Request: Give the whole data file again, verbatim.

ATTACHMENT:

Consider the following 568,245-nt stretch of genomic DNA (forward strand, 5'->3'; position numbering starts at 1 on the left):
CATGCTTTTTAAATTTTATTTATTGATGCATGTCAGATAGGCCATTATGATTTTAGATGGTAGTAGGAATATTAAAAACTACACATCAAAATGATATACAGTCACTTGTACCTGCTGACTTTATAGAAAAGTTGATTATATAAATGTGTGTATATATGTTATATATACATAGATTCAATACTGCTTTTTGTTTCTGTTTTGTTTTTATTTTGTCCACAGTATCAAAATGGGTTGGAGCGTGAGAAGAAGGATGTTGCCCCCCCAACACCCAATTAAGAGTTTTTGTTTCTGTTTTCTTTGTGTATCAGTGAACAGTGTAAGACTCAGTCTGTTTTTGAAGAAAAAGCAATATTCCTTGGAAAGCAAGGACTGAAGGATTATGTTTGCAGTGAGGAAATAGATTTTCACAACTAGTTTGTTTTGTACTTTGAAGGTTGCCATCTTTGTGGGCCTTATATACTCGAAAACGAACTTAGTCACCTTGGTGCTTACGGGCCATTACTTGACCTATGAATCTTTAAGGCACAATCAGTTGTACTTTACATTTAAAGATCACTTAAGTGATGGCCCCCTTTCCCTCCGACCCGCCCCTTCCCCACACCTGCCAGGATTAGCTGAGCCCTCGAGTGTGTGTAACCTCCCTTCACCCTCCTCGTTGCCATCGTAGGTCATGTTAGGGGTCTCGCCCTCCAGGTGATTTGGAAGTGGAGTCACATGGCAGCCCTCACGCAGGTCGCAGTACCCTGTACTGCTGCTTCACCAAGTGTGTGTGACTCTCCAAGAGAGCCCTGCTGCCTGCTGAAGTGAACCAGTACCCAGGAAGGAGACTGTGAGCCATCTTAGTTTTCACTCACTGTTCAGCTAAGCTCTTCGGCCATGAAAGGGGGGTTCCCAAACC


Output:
Consider the following 568,245-nt stretch of genomic DNA (forward strand, 5'->3'; position numbering starts at 1 on the left):
CATGCTTTTTAAATTTTATTTATTGATGCATGTCAGATAGGCCATTATGATTTTAGATGGTAGTAGGAATATTAAAAACTACACATCAAAATGATATACAGTCACTTGTACCTGCTGACTTTATAGAAAAGTTGATTATATAAATGTGTGTATATATGTTATATATACATAGATTCAATACTGCTTTTTGTTTCTGTTTTGTTTTTATTTTGTCCACAGTATCAAAATGGGTTGGAGCGTGAGAAGAAGGATGTTGCCCCCCCAACACCCAATTAAGAGTTTTTGTTTCTGTTTTCTTTGTGTATCAGTGAACAGTGTAAGACTCAGTCTGTTTTTGAAGAAAAAGCAATATTCCTTGGAAAGCAAGGACTGAAGGATTATGTTTGCAGTGAGGAAATAGATTTTCACAACTAGTTTGTTTTGTACTTTGAAGGTTGCCATCTTTGTGGGCCTTATATACTCGAAAACGAACTTAGTCACCTTGGTGCTTACGGGCCATTACTTGACCTATGAATCTTTAAGGCACAATCAGTTGTACTTTACATTTAAAGATCACTTAAGTGATGGCCCCCTTTCCCTCCGACCCGCCCCTTCCCCACACCTGCCAGGATTAGCTGAGCCCTCGAGTGTGTGTAACCTCCCTTCACCCTCCTCGTTGCCATCGTAGGTCATGTTAGGGGTCTCGCCCTCCAGGTGATTTGGAAGTGGAGTCACATGGCAGCCCTCACGCAGGTCGCAGTACCCTGTACTGCTGCTTCACCAAGTGTGTGTGACTCTCCAAGAGAGCCCTGCTGCCTGCTGAAGTGAACCAGTACCCAGGAAGGAGACTGTGAGCCATCTTAGTTTTCACTCACTGTTCAGCTAAGCTCTTCGGCCATGAAAGGGGGGTTCCCAAACC